Common to all esthetic procedures associated with sarcoidosis appears to be infiltration of the dermis or subcutis with foreign substances that may serve as triggers for sarcoidosis. However, sarcoidosis is not always the cause of granulomatous reactions. Therefore, we propose the following clinical recommendation: when a patient presents with chronic lesions at the site of injection of foreign material, especially with skin lesions of orange–red color, the patient should be appropriately evaluated for sarcoidosis. Such an examination should initially include a biopsy, which should then guide us further toward sarcoidosis or another diagnosis. If the histopathologic examination reveals a granulomatous inflammatory infiltrate, we should exclude other diseases consisting of granulomatous inflammation, such as foreign body granulomas, infectious granulomas, and interstitial granulomatous dermatitis [7, 25].

Treatment of patients with granulomatous reactions after dermal procedures consists of topical or oral corticosteroid therapy, or treatment with other oral immunosuppressants [14]. In patients with mild cutaneous sarcoidosis, topical or intralesional corticosteroids are used as the first-line therapy. In rapidly progressive extensive sarcoidosis or in cases of ineffective topical therapy, patients are treated with oral corticosteroids. Tumor necrosis factor-α (TNF-α) inhibitors are beneficial for treating recurrent skin lesions [26]. However, TNF-α inhibitors can sometimes even induce a paradoxical reaction with the development of a sarcoidosis-like reaction [27]. Other treatment options include antimalarials, methotrexate, tetracycline antibiotics, mycophenolate mofetil, and thalidomide [25]. Recently, treatment with Janus kinase inhibitors has been proposed to be effective [28, 29]. Case studies have also shown a beneficial effect of treating skin lesions with psoralen plus ultraviolet A light phototherapy, photodynamic therapy, pulsed dye lasers, and CO2 lasers [7].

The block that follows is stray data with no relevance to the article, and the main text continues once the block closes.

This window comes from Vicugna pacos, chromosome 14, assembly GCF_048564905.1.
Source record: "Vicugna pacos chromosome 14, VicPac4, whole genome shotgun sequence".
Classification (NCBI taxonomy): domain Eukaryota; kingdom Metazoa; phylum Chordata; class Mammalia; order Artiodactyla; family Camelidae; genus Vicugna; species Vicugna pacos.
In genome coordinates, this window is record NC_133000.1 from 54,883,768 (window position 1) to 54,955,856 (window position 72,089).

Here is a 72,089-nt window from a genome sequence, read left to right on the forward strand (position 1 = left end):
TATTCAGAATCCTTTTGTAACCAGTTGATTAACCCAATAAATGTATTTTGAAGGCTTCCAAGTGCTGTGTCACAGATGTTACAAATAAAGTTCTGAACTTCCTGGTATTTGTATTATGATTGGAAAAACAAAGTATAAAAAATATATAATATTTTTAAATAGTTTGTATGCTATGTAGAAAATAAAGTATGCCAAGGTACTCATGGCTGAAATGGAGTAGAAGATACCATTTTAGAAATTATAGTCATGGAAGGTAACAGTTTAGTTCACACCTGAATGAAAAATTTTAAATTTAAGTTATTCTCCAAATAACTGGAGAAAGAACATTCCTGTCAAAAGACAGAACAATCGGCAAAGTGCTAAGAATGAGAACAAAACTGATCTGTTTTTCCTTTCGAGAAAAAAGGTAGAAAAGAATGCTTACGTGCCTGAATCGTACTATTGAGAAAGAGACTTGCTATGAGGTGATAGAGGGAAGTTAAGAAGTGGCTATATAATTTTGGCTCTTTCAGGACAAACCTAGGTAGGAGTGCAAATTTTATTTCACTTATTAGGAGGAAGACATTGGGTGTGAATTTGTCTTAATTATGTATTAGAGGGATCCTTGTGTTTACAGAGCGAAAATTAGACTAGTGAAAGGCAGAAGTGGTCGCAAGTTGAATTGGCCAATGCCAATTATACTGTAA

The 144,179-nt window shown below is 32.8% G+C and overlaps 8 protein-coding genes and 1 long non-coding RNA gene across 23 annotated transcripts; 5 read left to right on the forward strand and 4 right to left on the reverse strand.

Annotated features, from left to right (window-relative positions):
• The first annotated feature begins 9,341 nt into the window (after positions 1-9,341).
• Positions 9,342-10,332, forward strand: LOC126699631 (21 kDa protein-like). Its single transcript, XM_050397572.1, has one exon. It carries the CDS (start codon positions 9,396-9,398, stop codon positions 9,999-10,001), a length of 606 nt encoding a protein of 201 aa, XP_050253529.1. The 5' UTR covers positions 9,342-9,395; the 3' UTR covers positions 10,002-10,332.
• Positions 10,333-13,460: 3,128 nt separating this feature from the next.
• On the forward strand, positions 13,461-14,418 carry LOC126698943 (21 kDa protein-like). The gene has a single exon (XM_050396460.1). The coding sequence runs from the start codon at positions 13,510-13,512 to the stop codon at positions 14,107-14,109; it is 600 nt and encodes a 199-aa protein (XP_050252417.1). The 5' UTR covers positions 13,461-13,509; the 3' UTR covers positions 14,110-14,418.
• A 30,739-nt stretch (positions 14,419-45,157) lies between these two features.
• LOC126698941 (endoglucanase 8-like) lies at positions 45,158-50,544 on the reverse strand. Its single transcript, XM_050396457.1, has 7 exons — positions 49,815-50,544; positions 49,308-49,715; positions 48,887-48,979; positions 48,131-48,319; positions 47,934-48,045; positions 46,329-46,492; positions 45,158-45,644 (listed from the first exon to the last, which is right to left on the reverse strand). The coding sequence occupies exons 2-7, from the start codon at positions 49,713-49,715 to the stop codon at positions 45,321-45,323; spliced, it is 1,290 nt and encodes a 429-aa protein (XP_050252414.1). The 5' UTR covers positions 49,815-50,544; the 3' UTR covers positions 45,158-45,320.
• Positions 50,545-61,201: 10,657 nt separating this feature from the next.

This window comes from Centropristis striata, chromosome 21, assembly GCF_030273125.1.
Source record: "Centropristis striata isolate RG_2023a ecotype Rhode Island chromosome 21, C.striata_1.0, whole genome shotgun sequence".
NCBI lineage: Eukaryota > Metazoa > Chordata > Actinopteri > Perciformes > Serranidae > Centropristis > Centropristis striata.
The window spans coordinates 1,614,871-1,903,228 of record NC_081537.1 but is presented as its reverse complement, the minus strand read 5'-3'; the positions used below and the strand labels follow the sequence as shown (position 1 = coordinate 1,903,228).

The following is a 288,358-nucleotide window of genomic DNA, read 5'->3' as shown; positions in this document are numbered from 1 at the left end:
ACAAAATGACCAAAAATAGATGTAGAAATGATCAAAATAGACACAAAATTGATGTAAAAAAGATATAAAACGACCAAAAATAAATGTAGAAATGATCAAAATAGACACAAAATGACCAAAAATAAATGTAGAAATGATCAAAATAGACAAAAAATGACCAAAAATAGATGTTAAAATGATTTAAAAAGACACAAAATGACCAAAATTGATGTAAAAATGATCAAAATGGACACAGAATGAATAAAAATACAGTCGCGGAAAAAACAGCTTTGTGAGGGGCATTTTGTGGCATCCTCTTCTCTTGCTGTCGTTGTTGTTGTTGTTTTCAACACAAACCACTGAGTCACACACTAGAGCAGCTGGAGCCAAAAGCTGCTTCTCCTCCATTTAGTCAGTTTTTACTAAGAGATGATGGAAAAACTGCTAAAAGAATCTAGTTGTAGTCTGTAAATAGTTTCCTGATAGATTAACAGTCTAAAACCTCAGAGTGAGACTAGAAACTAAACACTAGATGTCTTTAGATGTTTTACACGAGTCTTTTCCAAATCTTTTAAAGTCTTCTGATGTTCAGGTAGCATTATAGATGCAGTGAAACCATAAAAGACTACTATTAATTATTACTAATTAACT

Interestingly, our two cases differed significantly in the time interval between the triggering event (microblading procedure) and onset of cutaneous sarcoidosis. In the first patient, sarcoidosis manifested on the skin 1 year after the microblading procedure, whereas in the second patient, it occurred 6 years after the initial microblading procedure, which was followed by several repeated procedures in the following years. Our two cases raised some relevant questions and assumptions, even though they could not be fully explained and answered. For example, sarcoidosis may be triggered in susceptible individuals when a certain threshold for the accumulation of a foreign substance (ink) is reached. Implantation of other foreign substances, such as breast implants, as in our first patient, could increase susceptibility to cutaneous sarcoidosis triggered by microblading. This could explain why the first patient developed sarcoidosis after one procedure, whereas the second patient developed sarcoidosis after six microblading procedures. In addition, a progressive course of sarcoidosis with pulmonary fibrosis in the first patient could be a coincidence; however, it could be owing to the additive deleterious effects of multiple implanted foreign substances in addition to the effect of the long-term presence of the triggering substance, that is, the deposited skin pigment, in subsequent years. It is also unknown whether time-dependent pigment dispersion plays an important role. Therefore, long-term follow-up is required. It is difficult to predict whether skin changes will recur after discontinuation of systemic corticosteroid therapy in the first patient because local corticosteroids initially did not eliminate cutaneous sarcoidosis in the second patient. In this case, spontaneous remission of sarcoidosis was most likely the reason for the resolution of skin symptoms, which according to some reports, may be due to the high release of transforming growth factor β from alveolar macrophages [30]. However, this observation suggests that systemic corticosteroid treatment is required to treat cutaneous sarcoidosis. Therefore, more real-world data are required. However, the possibility of preexisting sarcoidosis and microblading as triggers of skin sarcoidosis in our two cases cannot be neglected. However, this assumption does not diminish the role of microblading in sarcoidosis development or progression.